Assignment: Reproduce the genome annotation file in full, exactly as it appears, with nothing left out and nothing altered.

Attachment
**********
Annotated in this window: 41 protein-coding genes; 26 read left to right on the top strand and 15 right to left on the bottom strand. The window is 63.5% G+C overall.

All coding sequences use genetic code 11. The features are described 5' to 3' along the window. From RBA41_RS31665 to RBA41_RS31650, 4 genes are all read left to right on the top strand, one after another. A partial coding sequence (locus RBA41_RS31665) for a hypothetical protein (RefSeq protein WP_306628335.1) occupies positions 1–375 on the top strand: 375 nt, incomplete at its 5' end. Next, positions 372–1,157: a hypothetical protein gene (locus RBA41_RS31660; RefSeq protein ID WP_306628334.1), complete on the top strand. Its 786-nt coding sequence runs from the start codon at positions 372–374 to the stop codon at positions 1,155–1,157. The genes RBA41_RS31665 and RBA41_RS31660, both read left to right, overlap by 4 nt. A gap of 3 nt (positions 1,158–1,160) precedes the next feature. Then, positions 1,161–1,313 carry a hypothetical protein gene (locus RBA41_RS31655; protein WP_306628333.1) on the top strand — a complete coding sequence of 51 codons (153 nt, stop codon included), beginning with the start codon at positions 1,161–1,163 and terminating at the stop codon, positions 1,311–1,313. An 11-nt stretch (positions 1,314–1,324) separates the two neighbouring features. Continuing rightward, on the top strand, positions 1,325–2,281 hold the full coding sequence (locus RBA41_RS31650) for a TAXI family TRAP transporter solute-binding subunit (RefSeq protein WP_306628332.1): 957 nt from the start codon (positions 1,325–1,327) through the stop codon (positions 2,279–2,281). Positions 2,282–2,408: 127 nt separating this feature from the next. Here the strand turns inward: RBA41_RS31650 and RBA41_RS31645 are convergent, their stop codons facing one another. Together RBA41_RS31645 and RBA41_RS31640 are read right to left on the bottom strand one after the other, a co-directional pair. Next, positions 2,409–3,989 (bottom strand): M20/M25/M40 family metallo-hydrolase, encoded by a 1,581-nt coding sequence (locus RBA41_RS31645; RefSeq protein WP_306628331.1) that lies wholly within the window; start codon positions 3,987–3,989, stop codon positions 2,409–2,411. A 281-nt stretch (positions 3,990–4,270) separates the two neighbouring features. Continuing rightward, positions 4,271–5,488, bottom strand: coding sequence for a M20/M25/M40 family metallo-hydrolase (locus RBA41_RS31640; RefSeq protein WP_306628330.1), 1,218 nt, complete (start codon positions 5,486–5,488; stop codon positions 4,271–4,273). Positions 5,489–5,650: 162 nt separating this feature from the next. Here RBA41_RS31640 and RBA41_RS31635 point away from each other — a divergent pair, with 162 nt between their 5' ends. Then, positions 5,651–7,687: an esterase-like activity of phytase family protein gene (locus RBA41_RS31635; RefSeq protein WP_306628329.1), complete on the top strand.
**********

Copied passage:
Annotated in this window: 41 protein-coding genes; 26 read left to right on the top strand and 15 right to left on the bottom strand. The window is 63.5% G+C overall.

All coding sequences use genetic code 11. The features are described 5' to 3' along the window. From RBA41_RS31665 to RBA41_RS31650, 4 genes are all read left to right on the top strand, one after another. A partial coding sequence (locus RBA41_RS31665) for a hypothetical protein (RefSeq protein WP_306628335.1) occupies positions 1–375 on the top strand: 375 nt, incomplete at its 5' end. Next, positions 372–1,157: a hypothetical protein gene (locus RBA41_RS31660; RefSeq protein ID WP_306628334.1), complete on the top strand. Its 786-nt coding sequence runs from the start codon at positions 372–374 to the stop codon at positions 1,155–1,157. The genes RBA41_RS31665 and RBA41_RS31660, both read left to right, overlap by 4 nt. A gap of 3 nt (positions 1,158–1,160) precedes the next feature. Then, positions 1,161–1,313 carry a hypothetical protein gene (locus RBA41_RS31655; protein WP_306628333.1) on the top strand — a complete coding sequence of 51 codons (153 nt, stop codon included), beginning with the start codon at positions 1,161–1,163 and terminating at the stop codon, positions 1,311–1,313. An 11-nt stretch (positions 1,314–1,324) separates the two neighbouring features. Continuing rightward, on the top strand, positions 1,325–2,281 hold the full coding sequence (locus RBA41_RS31650) for a TAXI family TRAP transporter solute-binding subunit (RefSeq protein WP_306628332.1): 957 nt from the start codon (positions 1,325–1,327) through the stop codon (positions 2,279–2,281). Positions 2,282–2,408: 127 nt separating this feature from the next. Here the strand turns inward: RBA41_RS31650 and RBA41_RS31645 are convergent, their stop codons facing one another. Together RBA41_RS31645 and RBA41_RS31640 are read right to left on the bottom strand one after the other, a co-directional pair. Next, positions 2,409–3,989 (bottom strand): M20/M25/M40 family metallo-hydrolase, encoded by a 1,581-nt coding sequence (locus RBA41_RS31645; RefSeq protein WP_306628331.1) that lies wholly within the window; start codon positions 3,987–3,989, stop codon positions 2,409–2,411. A 281-nt stretch (positions 3,990–4,270) separates the two neighbouring features. Continuing rightward, positions 4,271–5,488, bottom strand: coding sequence for a M20/M25/M40 family metallo-hydrolase (locus RBA41_RS31640; RefSeq protein WP_306628330.1), 1,218 nt, complete (start codon positions 5,486–5,488; stop codon positions 4,271–4,273). Positions 5,489–5,650: 162 nt separating this feature from the next. Here RBA41_RS31640 and RBA41_RS31635 point away from each other — a divergent pair, with 162 nt between their 5' ends. Then, positions 5,651–7,687: an esterase-like activity of phytase family protein gene (locus RBA41_RS31635; RefSeq protein WP_306628329.1), complete on the top strand.